Using long term harvest records of sooty shearwaters (Tītī; Puffinus griseus) to predict shifts in the Southern Oscillation

Indigenous peoples Hunting and gathering societies Global environmental change El Nino La Nina Pacific Area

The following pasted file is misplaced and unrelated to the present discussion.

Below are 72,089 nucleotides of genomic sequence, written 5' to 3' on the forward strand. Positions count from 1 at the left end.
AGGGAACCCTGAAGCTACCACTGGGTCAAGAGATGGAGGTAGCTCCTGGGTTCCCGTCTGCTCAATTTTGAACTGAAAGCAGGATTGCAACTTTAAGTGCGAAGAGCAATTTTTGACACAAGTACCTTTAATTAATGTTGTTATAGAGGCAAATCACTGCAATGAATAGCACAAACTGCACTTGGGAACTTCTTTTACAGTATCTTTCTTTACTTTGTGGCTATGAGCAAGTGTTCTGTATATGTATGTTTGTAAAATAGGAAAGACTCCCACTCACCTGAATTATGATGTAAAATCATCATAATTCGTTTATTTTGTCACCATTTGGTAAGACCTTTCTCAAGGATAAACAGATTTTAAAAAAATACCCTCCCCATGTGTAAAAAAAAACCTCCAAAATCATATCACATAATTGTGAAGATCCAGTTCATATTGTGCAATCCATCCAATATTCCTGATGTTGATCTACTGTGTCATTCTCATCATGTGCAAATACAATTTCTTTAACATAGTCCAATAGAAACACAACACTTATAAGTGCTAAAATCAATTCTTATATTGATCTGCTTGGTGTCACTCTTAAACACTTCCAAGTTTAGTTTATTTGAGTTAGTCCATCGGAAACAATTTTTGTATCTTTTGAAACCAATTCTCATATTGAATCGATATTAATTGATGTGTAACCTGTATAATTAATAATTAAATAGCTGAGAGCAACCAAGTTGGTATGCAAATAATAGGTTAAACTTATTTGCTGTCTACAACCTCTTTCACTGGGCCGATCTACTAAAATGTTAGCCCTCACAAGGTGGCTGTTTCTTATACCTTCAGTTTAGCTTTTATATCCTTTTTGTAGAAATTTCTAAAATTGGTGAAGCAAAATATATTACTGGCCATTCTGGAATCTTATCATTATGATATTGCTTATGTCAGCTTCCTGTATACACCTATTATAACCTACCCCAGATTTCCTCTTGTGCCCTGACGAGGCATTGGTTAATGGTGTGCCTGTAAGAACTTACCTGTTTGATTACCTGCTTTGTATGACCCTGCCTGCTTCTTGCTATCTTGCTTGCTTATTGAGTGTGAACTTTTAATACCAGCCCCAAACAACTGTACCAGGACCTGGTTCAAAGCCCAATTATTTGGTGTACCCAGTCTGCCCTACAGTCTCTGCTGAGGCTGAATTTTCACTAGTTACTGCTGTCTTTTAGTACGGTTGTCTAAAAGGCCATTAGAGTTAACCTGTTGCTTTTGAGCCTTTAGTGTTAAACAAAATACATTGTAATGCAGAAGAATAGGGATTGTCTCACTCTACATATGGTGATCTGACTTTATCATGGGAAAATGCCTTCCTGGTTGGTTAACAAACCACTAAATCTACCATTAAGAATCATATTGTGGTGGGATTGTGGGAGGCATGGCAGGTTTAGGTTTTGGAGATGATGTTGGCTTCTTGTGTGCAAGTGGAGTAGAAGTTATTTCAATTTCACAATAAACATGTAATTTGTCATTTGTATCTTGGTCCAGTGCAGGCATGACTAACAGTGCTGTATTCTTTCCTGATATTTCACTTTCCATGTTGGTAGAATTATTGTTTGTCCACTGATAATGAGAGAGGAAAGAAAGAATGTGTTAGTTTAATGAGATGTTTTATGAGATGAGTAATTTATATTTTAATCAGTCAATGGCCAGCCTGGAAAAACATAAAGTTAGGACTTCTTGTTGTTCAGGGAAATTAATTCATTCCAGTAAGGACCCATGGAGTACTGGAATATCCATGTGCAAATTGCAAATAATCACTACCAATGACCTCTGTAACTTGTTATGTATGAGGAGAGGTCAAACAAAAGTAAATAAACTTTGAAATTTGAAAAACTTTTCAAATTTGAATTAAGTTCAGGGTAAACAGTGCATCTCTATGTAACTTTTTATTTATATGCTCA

Rakiura Māori (New Zealand's southern-most group of indigenous peoples) have harvested the chicks of burrow-nesting sooty shearwaters (Tītī; Puffinus griseus) for generations. As part of the harvest process some families have maintained annual harvest diaries, some of which date back to the 1950s. Throughout this thesis I investigated how these diaries could be used to determine if data obtained from the sooty shearwater harvest can predict shifts in the Southern Oscillation Index (SOI). To answer this question, I had to first calculate indices of the harvest which take into account human effort. Then I had to determine if those indices could in fact predict upcoming values of SOI. I next determined what oceanographic factors explained at-sea behaviour of sooty shearwater adults, and if those variables also explained variation in the harvest indices. I finally determined if there were any relationships between oceanographic variables and upcoming values of SOI.In Chapter 2, I used generalised boosted regression models, a machine learning algorithm, to calculate a harvest index that takes into account factors which could impact the numbers of birds taken on any given hunt. The r2 of predicted versus observed values were between 0.59 and 0.90 for the nanao (first half of the season, when chicks are harvested from burrows during the day) and 0.67 and 0.88 for the rama (second half of the season, during which chicks are harvested from the surface at night). Exploration of the controlling factors of the models reveals that 'day of season' plays an important role in predicting daily harvest during the second half of the season (the rama). The nightly tally in the rama peaks approximately half-way through (10 – 15 days in), which is likely related to the timing of birds emerging from burrows to fledge. The models also suggest that data from the rama (when chicks are 100 – 120 days old) may be the most suitable for long-term monitoring of populations of sooty shearwaters due to consistencies in calculated harvest indices between diaries. Nanao harvest indices, though less consistent, showed similar patterns to those of the rama. When compared to the harvest indices calculated by general linear models by Clucas et al. (2012) I found that the agreement between both indices was r =0.56 and r =0.77 for the nanao and rama, respectively. Although harvest indices have been created in the past, this represents a re-analysis of these data with a different statistical technique, plus a new diary to test the relationships under new circumstances. The use of machine learning to correct for extraneous factors (e.g., hunting effort, skill level or weather) and create standardised measures could be applied to other systems such as fisheries or terrestrial resource management. The harvest indices calculated in this study were then used to examine relationships between chick quantity, quality and Pacific Climate indices.In Chapter 3, I demonstrate that shifts in sooty shearwater (Puffinus griseus) chick size and abundance occur in advance of shifts in the climate indices used to indicate upcoming El Niño Southern Oscillation events. I used indices of the harvest calculated from "muttonbirding" diaries collected by the Rakiura Māori of New Zealand from 1957 to 2010. I compared these indices to SOI (pressure differential between Tahiti and Darwin), Niño4 Index (sea temperature anomaly in Eastern equatorial Pacific), Oceanic Niño Index (ONI; sea temperature anomaly in the central equatorial Pacific), and Pacific Decadal Oscillation (PDO; a decadal shift in Northern Pacific sea temperatures which affects El Niño). Spearman correlations showed that La Niña events tended to occur after those harvest seasons with relatively high success and chick size, whereas El Niño events tended to occur after harvest seasons with relatively low success and chick size. Values of SOI and ONI before the harvest were highly correlated with PDO values averaged for two years before the harvest. Mean SOI values one year before the harvest tended to be higher when two year mean PDO values were high. Similarly, ONI tended to be lower when two year mean PDO values were high suggesting a complex interaction between the three indices and the harvest data. Generalised boosted regression models show that chick size alone is able to predict shifts in SOI from 0 – 12 months after the harvest, and can also predict ONI occurring 0 – 12 months and 14 – 24 months after the harvest. A model that included chick size, two-year average PDO (prior to the harvest), and one year averages of SOI and ONI (prior to the harvest), was able to predict shifts in SOI 13 – 20 months after the harvest, but not able to predict ONI. The relationships shown here closely follow those found in previous studies however they are now confirmed using multiple diaries. Similarly, the finding that chick size predicts shifts in SOI is novel and the strength of the relationship is high. I conclude that the birds are being affected by oceanographic conditions that are also precursors to shifts in SOI and ONI, and that there is a complex interaction between PDO prior to the harvest, the harvest indices and SOI. The location and timing of adult birds at the time they are provisioning chicks leads to potential mechanisms. In order to pinpoint these mechanisms, I first sought to determine which oceanographic features influence the adult at-sea behaviour, and the harvest indices.A few studies have examined the use of the sooty shearwater (Puffinus griseus) harvest as a way of monitoring the Southern Ocean ecosystem, however we have yet to determine the particular physical oceanographic factors that explain annual variation in the harvest. In Chapter 4, I used a step-wise approach with generalised boosted regression models. I first explored the relationships between oceanographic factors and broad at-sea behaviours including foraging trip time and foraging site choice. I then computed the core foraging areas in the nearshore and offshore regions for sooty shearwaters based on archival geolocation tag data obtained from Shaffer et al. (2006) and determined which particular physical oceanographic characteristics defined this region. Finally, I tested if oceanographic conditions in the foraging areas could explain the variation in the harvest indices. Total trip time was the behaviour that was predicted best, with a Pearson's r value of 0.56; other behaviours (time en route to foraging, time foraging, and time returning from foraging) had r values of 0.05, 0.38 and 0.20 respectively. Important predictors of the total time at sea model were significant wave height and wind speed en route and returning, charnock parameter (a constant representing surface roughness) and surface pressure within the foraging regions. Models of foraging sites (delineated by the 50% kernel density) performed well, with an area under the receiver operating characteristic (ROC) value > 0.95. For both nearshore and offshore models, sea surface temperature was the best predictor. For the offshore models, wind differential en route to foraging areas was found to be important. Physical predictors of the chick size harvest index were found to be most important in the sub-Antarctic water region, where significant relationships with wind speeds, and significant wave height were identified. This result is likely related to findings from the behavioural models in that turbulent conditions are altering the foraging behavior of adult birds, which has an effect on the size and quantity of chicks. Winds have been shown to affect sooty shearwater flight in past studies however, this chapter identifies oceanographic characteristics that have colony level effects. By understanding the relationships between these oceanographic characteristics and the harvest indices it may be possible to build an understanding of what controls population levels of sooty shearwaters around New Zealand, and help to highlight them as monitors of ecosystems. The information here was then used to perform a targeted study on the oceanographic conditions that not only affect sooty shearwaters, but also predict upcoming values of SOI.Although analysis has shown that sooty shearwater (Puffinus griseus) harvest data are able to predict El Niño events by approximately 4 - 14 months, it is unclear what oceanographic parameters that affect sooty shearwaters are the mechanistic cause for prediction of El Niño events. However, using information from Chapter 3 (i.e., when the data are able to predict SOI), and Chapter 4 (i.e., oceanographic regions which are important to sooty shearwater adults in the breeding season), it is possible to perform a focused study on potential connections between the harvest data and SOI. In Chapter 5, I examined the relationship between fluctuations in the time series of chick size index of sooty shearwaters calculated in Chapter 3, oceanographic conditions in the South Pacific Ocean region around New Zealand during the breeding season, and values of Southern Oscillation Index (SOI) from 24 months before and after the peak chick size (March). Gridded spatial models of values of SOI show that from 1 to 12 months after March, the oceanographic regions which best explain variation in the time series are Southeast of New Zealand along the Polar and sub-Antarctic fronts and in the southern regions of the sub-Antarctic water zone. From 12 to 24 months after peak chick size, the region which best explains variation in the time series is the Tasman Sea between Australia and New Zealand. Lagged Spearman correlations of oceanographic parameters show that within the sub-Antarctic water and core foraging areas of sooty shearwaters, positive significant relationships exist with wind speed, significant wave height and charnock (a measure of ocean surface roughness) parameters, on the same time scale as the chick size index. A model that combined the significant parameters from both offshore regions and the nearshore foraging area of sooty shearwaters, had a Pearson's correlation of r > 0.8 for SOI values from 0 to 14 months after peak chick size. It seems that a combination of parameters and areas best explain the variation in the SOI data, however the most important variables are those that represent general turbulence in the sub-Antarctic water and Polar front regions (i.e., wind speed, and significant wave height).The relationships between SOI, and sooty shearwaters (and their chicks) highlights this species as more than just a monitor of Ocean ecosystems, but also as a predictor of important climate events. Sooty shearwaters, like all seabirds, integrate oceanographic resources in such a way that colony level (e.g., chick size and quantity) effects are apparent when changes occur in Ocean systems. These Ocean changes could reflect precursor events to large scale climate shifts. In this case, a poorly understood region (the Southern Ocean), has been identified as having links to the formation of El Niño and La Niña events by following sooty shearwaters from the colony (via chick size and quantity) to breeding season foraging regions. This thesis has not only identified a potentially important region for the formation of El Niño, but has also created an index that may be able to predict El Niño events nearly two years before they occur, as is the case for the predicted upcoming 2014 event. In the future, lessons that are learned from sooty shearwaters can be applied to climate modelling efforts to help further examine potential mechanisms of the El Niño Southern Oscillation, which affects weather patterns around the world.